I’ve recently came across an interesting e-book by Marcin Treder – UX Design For Startups.
I chose some useful quotes from the book:
Protect all that energy that you are investing in your idea by defining and directing it to the right place. Know your customers.
User experience design at its heart is an optimisation: an iteratively improved solution to a general problem.
Alex Osterwalder, in his great book Business Model Generation shows and explains an amazing method of describing any business idea: the Business Model Canvas (BMC). This eight-field table can do what an extended business plan struggles to achieve: it can explain your business.
Competition is fierce and only those who are able to provide a stunning end-to-end experience will survive.
Armed with user research, heuristics and a little bit of prototyping, I was trying to find my place in the ‘developer-oriented’ world. This wasn’t easy. For dev teams, an interface was considered to be an addition to great technology, and usability was even less important than that – a kind of nice-to-have option.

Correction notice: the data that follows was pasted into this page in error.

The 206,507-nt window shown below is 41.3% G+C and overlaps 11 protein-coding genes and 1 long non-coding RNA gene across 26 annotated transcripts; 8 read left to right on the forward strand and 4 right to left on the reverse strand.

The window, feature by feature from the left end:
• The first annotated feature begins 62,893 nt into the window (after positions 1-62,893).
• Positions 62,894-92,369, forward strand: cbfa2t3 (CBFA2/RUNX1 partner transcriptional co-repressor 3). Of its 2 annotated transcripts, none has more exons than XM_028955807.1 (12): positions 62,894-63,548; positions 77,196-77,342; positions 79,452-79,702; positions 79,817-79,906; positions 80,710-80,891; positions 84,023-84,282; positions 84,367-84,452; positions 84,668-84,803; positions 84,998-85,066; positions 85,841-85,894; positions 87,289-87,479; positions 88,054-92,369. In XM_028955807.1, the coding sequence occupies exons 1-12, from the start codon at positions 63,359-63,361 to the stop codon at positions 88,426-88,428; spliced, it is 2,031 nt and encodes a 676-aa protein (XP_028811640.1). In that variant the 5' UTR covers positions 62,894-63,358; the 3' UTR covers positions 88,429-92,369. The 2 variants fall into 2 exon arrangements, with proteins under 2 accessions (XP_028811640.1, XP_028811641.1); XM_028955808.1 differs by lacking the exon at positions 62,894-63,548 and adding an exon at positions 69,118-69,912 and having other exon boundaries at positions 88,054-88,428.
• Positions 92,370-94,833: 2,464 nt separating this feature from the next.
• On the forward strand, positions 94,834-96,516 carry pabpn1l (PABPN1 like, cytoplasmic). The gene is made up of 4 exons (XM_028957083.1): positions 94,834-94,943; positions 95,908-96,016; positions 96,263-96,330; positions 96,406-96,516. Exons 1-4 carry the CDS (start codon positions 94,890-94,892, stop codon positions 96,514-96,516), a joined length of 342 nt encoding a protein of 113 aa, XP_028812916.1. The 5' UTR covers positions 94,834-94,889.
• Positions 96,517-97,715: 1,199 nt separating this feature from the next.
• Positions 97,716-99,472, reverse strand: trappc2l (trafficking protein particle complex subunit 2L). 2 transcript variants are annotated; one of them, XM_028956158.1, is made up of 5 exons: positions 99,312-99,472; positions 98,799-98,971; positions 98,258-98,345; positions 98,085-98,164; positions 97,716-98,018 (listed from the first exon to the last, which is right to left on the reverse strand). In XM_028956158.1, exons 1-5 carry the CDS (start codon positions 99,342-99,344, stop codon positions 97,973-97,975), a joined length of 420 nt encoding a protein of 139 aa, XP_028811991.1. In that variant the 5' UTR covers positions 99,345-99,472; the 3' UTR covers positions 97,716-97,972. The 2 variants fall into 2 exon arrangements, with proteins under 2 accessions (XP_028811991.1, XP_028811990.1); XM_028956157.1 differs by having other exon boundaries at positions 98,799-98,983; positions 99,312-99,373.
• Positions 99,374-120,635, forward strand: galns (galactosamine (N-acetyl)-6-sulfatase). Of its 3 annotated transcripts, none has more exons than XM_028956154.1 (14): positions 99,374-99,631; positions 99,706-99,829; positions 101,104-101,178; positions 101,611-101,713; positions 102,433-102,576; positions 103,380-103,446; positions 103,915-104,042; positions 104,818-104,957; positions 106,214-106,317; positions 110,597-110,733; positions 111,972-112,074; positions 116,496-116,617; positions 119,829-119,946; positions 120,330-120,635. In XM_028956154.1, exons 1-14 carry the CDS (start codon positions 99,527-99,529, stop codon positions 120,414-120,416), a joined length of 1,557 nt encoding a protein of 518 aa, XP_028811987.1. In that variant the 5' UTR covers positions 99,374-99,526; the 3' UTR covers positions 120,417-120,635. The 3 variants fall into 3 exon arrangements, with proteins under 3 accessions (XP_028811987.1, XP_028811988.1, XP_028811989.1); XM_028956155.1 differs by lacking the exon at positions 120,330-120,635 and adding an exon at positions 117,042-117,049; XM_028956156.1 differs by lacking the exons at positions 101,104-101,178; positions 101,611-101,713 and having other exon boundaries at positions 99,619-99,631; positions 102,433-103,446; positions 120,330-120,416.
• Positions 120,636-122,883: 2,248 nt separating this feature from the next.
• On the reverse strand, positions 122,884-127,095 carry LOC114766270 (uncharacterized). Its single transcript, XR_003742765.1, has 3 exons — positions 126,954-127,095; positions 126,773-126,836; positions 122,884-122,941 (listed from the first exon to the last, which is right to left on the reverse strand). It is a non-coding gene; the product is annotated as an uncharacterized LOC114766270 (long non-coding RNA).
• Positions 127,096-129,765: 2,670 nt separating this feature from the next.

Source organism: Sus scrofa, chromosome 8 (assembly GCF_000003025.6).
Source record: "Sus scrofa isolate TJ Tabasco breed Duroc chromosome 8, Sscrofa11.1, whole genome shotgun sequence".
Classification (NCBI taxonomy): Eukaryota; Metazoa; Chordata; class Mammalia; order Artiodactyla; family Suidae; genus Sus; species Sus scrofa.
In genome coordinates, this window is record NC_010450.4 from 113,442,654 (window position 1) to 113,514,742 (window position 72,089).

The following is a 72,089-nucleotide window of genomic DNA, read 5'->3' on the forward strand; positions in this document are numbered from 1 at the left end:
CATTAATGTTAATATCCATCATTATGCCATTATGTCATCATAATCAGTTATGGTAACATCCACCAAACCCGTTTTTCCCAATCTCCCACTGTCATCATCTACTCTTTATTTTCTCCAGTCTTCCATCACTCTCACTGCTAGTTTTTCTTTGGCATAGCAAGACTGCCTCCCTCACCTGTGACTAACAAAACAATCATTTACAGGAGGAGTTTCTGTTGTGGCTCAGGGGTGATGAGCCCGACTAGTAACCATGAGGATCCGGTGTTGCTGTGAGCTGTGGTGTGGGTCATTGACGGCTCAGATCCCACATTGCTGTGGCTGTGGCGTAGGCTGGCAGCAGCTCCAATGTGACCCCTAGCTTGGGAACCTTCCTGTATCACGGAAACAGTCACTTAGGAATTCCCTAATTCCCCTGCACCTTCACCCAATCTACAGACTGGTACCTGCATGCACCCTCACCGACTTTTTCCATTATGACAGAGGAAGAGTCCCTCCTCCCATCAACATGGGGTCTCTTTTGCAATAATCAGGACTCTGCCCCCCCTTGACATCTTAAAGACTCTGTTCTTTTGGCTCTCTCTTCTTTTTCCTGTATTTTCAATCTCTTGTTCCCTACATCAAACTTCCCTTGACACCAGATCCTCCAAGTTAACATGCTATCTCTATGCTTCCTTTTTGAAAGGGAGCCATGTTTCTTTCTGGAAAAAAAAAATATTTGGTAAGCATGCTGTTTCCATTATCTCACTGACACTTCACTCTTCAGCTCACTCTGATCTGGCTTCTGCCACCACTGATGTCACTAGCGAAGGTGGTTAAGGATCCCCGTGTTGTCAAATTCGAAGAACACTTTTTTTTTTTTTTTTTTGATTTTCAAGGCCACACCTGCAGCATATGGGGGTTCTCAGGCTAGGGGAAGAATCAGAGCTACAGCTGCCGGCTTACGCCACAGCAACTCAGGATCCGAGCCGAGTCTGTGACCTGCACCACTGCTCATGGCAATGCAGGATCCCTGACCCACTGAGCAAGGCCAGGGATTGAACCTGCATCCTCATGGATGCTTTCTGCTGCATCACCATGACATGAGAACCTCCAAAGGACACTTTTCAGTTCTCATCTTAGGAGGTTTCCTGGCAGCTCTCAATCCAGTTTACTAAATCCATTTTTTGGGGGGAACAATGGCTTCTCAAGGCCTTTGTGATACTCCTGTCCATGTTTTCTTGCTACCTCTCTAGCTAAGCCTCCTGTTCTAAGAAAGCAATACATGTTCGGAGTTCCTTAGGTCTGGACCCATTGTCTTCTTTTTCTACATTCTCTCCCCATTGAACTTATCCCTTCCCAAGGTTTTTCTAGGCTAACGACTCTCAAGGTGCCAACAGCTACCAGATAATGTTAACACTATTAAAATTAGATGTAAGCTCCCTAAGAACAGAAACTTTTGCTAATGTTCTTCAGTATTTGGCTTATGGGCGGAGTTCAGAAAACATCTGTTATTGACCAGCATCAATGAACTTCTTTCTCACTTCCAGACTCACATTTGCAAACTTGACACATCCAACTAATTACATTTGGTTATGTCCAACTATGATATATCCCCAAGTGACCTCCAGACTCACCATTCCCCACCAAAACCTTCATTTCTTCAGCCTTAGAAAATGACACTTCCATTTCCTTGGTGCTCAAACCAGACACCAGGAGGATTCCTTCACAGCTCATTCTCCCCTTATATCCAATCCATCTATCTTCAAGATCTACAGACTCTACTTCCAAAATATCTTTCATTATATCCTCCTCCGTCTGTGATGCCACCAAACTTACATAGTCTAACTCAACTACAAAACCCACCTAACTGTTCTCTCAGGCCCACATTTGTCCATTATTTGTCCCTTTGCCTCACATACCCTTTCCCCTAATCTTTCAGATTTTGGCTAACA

The term ‘usability’ was on everyone’s lips thanks to the work of Jakob Nielsen and Steve Krug (their popularity was skyrocketing!), but executives believed it was more important to have a product with tons of advanced features, rather than something highly usable but technically limited.
Technology became easier and cheaper than ever. The world started to look for a new idol. Luckily for all of us this can be found in user experience design.
I was surprised to hear, “This is the decade of user experience design” from one prominent business angel.